• What are the rights of individuals and organizations, under the First Amendment, to express their political views through independent expenditures and the finance of election campaign activities; and
  • How those rights should be protected and reconciled with the interests set out in the current LWV position.

Arguments in Favor of Unlimited Campaign Spending:
  • Money allows the funding of modern communications, which is essential to reach voters.
  • Political communication informs the voters.
  • Government should not regulate political speech, which is basic in a democracy.
  • Just because a candidate takes contributions does not mean that as an elected official s/he will do favors for the contributor--particularly if the spending is "independent."
  • The funds simply flow to representatives who believe in the position on the issue of the group who is making the donation Some Reasons to Control Election Spending:
  • Combat corruption and undue influence in government through special access and special treatment.
  • Prevent distortion of the election process by big spending.
  • Enhance political equality.
  • Enable candidates to compete equitably for public office.
  • Reduce the time and effort that elected officials and candidates for public office expend on campaign fundraising.
  • Prevent office holders from pressuring donors for campaign funds.
  • Ensure through disclosure that voters have sufficient information to make their choices.

This update on Money in Politics builds on the League's current position on campaign finance You are asked to respond to the questions without regard for the Supreme Court's current views on the First Amendment. In responding to each question, please interpret the words in their most general sense. Keep in mind that the LWV intentionally words positions that are derived from member study in the broadest possible way so that our positions have relevance for many years. Future national Boards will determine when and how to apply our positions. An optional comment section is included at the end of each of the three parts. Please note that while comments will be read and considered, only responses to questions can be tabulated. Reference Material for each of the three question parts below the matched papers to provide helpful background information on those topics. All of the readings can be found at http://forum.lwv.org/category/member-resources/our-work/money-politics-review .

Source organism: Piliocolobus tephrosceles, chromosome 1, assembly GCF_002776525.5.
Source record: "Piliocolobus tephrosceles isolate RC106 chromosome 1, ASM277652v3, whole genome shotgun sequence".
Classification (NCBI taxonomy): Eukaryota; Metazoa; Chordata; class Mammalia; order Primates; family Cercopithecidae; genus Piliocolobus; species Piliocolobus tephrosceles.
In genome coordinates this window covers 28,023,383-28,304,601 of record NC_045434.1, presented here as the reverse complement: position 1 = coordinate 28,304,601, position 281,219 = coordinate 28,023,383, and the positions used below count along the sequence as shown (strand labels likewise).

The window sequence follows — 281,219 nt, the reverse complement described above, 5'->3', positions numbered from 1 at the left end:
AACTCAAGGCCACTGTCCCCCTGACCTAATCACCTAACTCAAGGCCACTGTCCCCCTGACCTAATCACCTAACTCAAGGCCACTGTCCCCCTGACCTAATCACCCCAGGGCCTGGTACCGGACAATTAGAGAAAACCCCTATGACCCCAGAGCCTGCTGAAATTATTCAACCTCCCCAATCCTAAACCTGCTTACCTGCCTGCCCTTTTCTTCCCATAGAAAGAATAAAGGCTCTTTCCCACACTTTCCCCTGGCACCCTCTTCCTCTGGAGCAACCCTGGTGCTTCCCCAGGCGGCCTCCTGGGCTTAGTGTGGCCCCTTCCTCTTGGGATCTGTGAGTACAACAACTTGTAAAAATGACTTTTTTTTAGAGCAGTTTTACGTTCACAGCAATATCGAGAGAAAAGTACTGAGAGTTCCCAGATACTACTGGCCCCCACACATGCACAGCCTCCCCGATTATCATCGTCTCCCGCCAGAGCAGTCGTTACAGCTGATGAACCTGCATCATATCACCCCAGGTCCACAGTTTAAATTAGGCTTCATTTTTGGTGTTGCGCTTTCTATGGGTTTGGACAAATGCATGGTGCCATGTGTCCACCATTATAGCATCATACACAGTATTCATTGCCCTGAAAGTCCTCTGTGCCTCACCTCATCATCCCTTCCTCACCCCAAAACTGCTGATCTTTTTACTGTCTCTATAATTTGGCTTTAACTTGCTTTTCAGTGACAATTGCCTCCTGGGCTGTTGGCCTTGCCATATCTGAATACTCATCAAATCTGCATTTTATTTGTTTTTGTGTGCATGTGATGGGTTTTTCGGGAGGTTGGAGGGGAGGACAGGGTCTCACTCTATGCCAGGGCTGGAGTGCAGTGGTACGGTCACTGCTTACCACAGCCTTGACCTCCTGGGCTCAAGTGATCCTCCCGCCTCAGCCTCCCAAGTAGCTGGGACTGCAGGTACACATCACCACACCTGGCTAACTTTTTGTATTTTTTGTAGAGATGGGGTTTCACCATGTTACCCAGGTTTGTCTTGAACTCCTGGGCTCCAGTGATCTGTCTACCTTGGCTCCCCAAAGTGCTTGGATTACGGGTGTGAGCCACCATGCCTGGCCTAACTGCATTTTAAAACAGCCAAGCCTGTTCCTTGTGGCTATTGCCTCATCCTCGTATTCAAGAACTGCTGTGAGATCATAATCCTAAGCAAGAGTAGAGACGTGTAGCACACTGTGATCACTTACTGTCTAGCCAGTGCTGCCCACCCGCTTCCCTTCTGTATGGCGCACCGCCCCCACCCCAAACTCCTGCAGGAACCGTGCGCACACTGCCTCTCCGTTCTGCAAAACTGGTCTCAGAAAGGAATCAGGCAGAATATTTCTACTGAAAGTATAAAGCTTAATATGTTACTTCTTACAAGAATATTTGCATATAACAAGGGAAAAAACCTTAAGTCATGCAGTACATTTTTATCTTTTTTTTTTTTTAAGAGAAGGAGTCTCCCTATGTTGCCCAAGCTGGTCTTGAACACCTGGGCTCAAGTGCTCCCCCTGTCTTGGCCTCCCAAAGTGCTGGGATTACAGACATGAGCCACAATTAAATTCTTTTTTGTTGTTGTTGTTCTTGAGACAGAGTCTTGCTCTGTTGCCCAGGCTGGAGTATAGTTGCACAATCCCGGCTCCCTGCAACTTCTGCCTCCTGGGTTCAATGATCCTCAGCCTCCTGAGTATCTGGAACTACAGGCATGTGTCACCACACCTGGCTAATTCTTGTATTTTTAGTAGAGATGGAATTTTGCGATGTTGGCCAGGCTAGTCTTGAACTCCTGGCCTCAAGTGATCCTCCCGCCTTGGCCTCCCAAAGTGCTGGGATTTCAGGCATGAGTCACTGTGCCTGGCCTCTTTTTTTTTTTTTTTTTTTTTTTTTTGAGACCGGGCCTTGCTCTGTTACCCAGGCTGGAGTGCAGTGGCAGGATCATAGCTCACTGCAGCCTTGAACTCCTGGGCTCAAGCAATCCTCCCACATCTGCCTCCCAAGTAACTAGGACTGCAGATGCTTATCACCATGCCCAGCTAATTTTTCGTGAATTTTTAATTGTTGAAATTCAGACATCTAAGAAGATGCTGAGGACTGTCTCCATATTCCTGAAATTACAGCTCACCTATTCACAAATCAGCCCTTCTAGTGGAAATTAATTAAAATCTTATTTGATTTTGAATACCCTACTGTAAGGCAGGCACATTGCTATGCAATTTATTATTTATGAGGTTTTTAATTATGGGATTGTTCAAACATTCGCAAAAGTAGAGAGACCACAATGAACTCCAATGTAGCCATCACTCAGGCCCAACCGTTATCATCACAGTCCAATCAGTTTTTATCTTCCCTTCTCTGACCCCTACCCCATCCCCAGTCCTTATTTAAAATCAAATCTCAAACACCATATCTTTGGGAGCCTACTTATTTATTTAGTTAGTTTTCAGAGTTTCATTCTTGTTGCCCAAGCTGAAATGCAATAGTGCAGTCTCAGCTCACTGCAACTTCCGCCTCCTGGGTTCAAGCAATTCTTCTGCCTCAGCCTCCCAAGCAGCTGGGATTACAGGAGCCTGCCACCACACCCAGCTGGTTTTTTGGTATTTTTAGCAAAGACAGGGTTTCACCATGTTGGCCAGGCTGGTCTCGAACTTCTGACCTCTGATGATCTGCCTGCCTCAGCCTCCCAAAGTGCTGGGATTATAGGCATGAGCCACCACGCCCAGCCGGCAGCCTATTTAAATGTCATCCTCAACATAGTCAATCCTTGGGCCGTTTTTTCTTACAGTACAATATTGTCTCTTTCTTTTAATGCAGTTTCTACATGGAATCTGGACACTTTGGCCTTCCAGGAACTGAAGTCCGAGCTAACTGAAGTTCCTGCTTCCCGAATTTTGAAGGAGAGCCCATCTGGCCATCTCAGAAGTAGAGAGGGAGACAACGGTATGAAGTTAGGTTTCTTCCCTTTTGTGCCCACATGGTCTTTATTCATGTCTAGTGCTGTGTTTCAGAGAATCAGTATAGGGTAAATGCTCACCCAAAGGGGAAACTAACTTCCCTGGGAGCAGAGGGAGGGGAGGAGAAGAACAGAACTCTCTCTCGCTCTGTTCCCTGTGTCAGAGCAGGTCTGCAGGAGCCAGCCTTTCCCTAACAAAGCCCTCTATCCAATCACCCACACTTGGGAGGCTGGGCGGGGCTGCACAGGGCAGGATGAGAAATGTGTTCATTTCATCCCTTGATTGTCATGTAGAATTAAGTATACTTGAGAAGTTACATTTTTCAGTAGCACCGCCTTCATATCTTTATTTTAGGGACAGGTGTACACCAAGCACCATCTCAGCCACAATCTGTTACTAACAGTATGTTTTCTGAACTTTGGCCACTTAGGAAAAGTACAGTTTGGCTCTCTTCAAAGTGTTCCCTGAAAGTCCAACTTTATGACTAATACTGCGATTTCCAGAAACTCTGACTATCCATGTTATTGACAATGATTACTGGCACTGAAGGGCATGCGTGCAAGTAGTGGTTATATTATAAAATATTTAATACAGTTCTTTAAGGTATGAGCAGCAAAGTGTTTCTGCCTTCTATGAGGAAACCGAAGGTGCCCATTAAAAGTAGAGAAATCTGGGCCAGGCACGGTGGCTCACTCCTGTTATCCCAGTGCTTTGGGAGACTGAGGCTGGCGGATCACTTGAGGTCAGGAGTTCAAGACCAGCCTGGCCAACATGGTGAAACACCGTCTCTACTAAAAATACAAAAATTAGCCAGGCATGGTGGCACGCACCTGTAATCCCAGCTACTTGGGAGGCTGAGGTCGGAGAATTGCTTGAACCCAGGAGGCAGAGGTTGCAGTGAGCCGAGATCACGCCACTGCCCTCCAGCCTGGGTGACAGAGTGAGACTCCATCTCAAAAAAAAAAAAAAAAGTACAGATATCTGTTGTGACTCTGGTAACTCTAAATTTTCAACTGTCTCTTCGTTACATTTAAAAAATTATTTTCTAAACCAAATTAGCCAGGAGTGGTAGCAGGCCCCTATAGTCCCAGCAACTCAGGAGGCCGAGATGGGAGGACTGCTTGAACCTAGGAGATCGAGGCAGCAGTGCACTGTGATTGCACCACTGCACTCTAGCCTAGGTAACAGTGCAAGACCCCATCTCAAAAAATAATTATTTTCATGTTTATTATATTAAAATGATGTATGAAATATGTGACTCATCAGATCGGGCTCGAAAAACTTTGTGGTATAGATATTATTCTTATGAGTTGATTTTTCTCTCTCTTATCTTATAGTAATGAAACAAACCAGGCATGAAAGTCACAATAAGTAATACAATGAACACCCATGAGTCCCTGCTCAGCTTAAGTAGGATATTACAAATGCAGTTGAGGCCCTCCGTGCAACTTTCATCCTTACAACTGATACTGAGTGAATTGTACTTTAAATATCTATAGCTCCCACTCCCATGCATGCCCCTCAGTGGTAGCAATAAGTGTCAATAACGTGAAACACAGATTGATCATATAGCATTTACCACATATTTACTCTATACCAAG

The highlights of the background information have been summarized in the series of ILR articles over the past year. Copies have been included in the Leaders Guide, and are linked on the LWVSTL web page. With this brief introduction to the process and background, we will now start the discussion on the questions.

PART I QUESTIONS: Democratic Values and Interests with Respect to Financing Political Campaigns The consensus questions in Part I address the goals of campaign finance regulation in terms of democratic values.

Background References for Part I Questions Money in Politics: Introduction and Overview (http://forum.lwv.org/member-resources/article/money-politics-mip-introduction-and-overview ) Shifts in Supreme Court Opinion about Money in Politics (http://forum.lwv.org/member-resources/article/money-politics-shifts-supreme-court-opinion-about-money-politics ) The Role of the Supreme Court in Interpreting the Constitution (http://forum.lwv.org/member-resources/article/money-politics-role-supreme-court-interpreting-constitution ) Evidence of Spending's Impact on Electoral and Legislative Outcomes Corruption and Rationales for Regulating Campaign Finance (http://forum.lwv.org/member-resources/article/money-politics-corruption-and-rationales-regulating-campaign-finance ) see summaries from In League Reporter articles

1. What should be the goals and purposes of campaign finance regulation? (Please respond to each item in Question 1.) a. Seek political equality for all citizens.